>> After nine and a half years of combing the galaxy for planets that might support life, the Kepler Space Telescope's mission is over. NASA says the probe has run out of fuel. Mission engineers will turn off its radio transmitters. And the craft now orbiting the sun 94 million miles from Earth, will be retired and left to drift under its own momentum.
Zero and liftoff of the delta two rocket with Kepler.>> Since its launch in March of 2009, Kepler has discovered more than 2,600 of the nearly 4,000 planets found outside our solar system in the last 20 years. It has found about 50 that may be about the same size and temperature as Earth.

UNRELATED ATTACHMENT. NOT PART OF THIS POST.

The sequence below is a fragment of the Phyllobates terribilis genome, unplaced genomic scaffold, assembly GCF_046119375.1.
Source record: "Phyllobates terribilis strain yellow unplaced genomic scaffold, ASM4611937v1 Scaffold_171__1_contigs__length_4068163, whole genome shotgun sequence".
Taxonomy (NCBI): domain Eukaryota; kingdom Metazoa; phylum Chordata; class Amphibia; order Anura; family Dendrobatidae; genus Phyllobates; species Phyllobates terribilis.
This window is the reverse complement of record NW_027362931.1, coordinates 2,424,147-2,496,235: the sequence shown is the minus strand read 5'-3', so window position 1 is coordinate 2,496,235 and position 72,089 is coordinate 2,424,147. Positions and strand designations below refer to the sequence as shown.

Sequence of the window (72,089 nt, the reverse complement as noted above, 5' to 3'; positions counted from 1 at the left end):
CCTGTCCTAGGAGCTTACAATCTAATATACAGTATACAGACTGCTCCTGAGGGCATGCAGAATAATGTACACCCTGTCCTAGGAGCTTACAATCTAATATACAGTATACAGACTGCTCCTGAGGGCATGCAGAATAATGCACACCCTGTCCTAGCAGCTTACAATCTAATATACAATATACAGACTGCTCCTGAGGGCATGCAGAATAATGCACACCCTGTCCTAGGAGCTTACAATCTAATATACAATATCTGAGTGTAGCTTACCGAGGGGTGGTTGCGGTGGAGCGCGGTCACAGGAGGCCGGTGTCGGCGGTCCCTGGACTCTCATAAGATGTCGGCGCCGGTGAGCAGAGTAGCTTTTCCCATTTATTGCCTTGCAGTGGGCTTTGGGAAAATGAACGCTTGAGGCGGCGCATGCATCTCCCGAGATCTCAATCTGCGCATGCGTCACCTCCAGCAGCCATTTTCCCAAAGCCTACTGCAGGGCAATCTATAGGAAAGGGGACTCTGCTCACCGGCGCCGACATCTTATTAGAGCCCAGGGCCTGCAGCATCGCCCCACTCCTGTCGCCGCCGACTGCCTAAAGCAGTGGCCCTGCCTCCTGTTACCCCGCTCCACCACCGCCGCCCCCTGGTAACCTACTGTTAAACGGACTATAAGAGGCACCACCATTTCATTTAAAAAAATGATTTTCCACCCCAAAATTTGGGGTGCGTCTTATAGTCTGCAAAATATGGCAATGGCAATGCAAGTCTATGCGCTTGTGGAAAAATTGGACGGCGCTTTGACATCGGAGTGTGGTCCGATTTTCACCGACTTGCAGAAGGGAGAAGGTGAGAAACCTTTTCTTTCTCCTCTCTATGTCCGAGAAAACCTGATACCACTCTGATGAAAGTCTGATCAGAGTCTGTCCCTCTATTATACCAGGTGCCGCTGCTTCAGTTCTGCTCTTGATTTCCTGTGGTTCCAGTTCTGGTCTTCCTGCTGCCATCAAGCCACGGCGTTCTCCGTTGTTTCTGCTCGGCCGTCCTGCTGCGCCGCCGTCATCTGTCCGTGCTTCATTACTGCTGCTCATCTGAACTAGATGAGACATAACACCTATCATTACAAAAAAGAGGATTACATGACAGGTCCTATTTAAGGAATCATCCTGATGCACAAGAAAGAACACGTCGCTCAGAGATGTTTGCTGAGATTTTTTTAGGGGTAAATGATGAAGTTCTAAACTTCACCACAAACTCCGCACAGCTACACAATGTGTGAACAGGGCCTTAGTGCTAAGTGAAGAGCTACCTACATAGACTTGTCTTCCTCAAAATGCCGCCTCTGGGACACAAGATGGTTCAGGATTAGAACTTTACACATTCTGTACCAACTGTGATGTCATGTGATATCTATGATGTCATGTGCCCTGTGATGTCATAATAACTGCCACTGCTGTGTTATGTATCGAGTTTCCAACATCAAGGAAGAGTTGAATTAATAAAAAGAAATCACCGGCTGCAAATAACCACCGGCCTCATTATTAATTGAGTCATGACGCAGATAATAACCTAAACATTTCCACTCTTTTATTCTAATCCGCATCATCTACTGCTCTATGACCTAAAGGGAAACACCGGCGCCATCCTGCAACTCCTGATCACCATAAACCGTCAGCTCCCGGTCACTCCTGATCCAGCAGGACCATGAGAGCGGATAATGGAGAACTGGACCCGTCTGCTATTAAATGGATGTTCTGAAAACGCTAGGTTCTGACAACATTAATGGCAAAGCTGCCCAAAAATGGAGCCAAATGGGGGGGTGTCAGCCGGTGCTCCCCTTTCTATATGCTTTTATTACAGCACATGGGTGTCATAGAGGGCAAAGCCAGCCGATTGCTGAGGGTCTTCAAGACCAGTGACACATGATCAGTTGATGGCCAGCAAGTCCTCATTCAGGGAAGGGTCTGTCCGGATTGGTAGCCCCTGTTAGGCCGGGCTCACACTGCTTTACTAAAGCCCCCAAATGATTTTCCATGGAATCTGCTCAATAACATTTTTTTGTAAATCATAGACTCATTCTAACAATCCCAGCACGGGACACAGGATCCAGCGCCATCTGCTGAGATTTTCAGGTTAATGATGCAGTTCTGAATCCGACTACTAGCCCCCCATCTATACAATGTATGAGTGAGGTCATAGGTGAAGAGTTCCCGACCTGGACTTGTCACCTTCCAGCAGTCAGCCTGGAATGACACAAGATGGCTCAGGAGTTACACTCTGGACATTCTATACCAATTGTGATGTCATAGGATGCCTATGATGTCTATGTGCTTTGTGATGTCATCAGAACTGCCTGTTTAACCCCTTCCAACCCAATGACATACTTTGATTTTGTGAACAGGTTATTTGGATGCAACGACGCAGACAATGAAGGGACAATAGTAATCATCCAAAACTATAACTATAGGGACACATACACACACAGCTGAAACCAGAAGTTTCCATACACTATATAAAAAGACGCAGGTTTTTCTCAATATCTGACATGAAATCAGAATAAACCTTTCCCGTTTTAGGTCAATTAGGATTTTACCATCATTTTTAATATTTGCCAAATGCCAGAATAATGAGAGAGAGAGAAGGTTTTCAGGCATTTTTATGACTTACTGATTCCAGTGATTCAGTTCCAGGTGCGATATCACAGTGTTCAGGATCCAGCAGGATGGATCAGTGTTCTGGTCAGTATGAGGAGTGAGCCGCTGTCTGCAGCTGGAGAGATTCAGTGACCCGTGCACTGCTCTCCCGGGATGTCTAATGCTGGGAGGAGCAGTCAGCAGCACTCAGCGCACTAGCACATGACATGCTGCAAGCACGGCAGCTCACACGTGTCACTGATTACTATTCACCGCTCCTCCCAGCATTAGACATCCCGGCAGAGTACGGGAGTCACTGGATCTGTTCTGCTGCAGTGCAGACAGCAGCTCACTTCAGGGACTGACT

Including one named Kepler-22b, located more than 600 light years from Earth. Scientists believe the planet could be covered with oceans, with a water-based atmosphere that could theoretically support life. Kepler has been succeeded by another satellite called TESS. But Kepler's now retired chief investigator, William Barucki, told reporters on Tuesday that the probe's importance cannot be overstated.
Basically he said, Kepler opened the gate for mankind's exploration of the cosmos.